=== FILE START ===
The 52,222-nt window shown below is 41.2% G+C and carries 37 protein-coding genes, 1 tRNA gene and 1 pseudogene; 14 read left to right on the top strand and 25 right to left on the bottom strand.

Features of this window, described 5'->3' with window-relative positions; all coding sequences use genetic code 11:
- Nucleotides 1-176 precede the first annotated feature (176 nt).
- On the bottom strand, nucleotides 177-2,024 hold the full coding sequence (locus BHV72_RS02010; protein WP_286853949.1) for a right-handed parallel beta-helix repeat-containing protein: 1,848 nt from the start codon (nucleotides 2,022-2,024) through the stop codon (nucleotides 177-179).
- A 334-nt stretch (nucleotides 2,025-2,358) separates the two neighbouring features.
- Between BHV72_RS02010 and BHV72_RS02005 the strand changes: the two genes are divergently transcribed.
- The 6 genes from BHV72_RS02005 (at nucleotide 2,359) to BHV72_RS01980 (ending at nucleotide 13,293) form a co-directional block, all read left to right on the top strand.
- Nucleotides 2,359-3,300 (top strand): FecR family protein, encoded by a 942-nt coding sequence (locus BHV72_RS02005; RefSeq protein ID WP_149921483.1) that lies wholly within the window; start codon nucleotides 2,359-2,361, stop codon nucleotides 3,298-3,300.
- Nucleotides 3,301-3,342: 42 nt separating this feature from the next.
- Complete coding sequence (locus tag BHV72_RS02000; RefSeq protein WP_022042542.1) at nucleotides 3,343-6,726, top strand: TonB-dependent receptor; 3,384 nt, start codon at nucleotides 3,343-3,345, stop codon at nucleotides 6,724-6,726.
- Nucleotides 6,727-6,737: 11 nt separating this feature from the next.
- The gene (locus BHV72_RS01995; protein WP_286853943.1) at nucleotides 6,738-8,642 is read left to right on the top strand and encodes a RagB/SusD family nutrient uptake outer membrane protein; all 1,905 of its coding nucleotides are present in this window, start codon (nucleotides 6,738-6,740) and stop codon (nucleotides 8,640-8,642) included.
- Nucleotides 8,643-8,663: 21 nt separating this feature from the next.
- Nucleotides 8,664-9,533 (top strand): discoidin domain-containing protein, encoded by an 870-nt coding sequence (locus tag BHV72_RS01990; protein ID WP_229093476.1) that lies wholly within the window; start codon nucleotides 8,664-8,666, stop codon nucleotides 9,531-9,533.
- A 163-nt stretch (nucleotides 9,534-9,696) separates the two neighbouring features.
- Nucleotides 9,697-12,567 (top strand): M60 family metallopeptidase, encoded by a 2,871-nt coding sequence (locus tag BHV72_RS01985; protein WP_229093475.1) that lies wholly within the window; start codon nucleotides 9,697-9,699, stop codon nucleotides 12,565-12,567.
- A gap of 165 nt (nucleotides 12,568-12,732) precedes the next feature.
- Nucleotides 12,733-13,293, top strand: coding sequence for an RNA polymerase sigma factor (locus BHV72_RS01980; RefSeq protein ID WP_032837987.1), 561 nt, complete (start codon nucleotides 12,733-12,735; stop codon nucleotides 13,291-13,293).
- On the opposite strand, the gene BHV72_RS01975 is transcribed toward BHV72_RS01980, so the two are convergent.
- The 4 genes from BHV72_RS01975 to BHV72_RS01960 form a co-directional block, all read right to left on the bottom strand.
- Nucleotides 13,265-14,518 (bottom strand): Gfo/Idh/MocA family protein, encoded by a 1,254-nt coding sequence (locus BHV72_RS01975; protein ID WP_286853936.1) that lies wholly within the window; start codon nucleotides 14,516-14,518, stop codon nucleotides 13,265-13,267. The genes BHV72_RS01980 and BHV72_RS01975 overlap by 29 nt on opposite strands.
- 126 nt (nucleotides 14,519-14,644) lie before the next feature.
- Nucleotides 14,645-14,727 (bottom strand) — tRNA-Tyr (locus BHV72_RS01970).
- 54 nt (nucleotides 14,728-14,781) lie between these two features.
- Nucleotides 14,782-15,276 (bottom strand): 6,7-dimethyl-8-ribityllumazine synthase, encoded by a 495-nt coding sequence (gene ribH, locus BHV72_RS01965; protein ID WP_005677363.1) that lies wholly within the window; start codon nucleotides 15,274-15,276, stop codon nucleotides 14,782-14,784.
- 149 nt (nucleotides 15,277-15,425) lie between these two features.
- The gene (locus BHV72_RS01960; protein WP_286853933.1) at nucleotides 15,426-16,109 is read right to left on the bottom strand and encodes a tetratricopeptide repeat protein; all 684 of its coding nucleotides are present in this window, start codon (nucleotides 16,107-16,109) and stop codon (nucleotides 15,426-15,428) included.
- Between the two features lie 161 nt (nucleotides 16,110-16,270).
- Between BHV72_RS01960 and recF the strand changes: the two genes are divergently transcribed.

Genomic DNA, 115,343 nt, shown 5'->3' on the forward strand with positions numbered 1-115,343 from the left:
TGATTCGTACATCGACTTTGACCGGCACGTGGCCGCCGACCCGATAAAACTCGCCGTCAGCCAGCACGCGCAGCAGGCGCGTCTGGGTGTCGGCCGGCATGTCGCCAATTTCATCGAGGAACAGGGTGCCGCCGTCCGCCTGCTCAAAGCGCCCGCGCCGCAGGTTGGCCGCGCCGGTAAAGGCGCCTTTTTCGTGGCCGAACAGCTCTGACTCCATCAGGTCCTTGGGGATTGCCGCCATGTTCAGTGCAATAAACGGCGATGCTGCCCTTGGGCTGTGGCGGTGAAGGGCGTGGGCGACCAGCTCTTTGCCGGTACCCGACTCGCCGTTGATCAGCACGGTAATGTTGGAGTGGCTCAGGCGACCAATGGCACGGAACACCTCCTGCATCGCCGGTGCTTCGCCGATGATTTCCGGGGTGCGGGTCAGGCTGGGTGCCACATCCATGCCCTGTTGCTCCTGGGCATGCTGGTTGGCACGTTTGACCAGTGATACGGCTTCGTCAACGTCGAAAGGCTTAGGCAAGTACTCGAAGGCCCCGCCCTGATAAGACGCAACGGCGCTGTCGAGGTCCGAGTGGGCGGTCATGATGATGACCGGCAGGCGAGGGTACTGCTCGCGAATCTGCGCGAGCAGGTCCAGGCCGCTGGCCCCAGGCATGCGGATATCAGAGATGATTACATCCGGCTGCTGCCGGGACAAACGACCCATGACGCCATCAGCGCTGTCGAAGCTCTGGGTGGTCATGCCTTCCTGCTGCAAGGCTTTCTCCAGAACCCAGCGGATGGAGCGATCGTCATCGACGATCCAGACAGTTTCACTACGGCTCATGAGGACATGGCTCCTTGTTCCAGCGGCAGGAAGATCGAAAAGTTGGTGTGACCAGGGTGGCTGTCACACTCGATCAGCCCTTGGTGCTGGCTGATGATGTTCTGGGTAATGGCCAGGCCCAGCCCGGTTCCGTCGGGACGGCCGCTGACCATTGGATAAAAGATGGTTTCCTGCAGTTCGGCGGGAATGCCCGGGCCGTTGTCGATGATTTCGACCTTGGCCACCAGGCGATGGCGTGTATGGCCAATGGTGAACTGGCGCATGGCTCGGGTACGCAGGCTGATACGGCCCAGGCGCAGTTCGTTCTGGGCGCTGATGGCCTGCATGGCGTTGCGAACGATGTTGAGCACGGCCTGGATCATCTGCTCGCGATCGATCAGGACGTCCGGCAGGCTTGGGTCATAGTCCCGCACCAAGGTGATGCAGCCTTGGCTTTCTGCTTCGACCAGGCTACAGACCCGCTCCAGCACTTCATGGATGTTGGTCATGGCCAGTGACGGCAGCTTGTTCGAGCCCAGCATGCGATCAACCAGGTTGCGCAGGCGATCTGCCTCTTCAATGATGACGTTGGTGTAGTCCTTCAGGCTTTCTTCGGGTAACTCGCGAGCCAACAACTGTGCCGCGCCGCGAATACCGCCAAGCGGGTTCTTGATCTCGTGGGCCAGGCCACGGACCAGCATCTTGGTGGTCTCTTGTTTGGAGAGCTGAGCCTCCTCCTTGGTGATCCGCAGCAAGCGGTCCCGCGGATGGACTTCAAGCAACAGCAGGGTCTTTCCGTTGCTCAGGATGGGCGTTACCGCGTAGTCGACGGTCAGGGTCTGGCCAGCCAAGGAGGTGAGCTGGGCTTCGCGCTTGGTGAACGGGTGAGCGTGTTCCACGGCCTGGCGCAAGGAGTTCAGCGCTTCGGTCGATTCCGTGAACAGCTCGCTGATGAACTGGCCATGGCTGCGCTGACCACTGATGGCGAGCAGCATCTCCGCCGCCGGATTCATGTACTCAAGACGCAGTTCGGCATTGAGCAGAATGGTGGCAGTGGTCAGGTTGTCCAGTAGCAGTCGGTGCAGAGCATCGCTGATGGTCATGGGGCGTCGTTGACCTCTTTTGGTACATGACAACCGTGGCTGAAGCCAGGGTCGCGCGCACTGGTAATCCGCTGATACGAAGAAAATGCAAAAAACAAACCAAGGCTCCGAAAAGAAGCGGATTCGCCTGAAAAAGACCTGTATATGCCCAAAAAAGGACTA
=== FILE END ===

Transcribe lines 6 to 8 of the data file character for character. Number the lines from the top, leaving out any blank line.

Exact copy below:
- Between BHV72_RS02010 and BHV72_RS02005 the strand changes: the two genes are divergently transcribed.
- The 6 genes from BHV72_RS02005 (at nucleotide 2,359) to BHV72_RS01980 (ending at nucleotide 13,293) form a co-directional block, all read left to right on the top strand.
- Nucleotides 2,359-3,300 (top strand): FecR family protein, encoded by a 942-nt coding sequence (locus BHV72_RS02005; RefSeq protein ID WP_149921483.1) that lies wholly within the window; start codon nucleotides 2,359-2,361, stop codon nucleotides 3,298-3,300.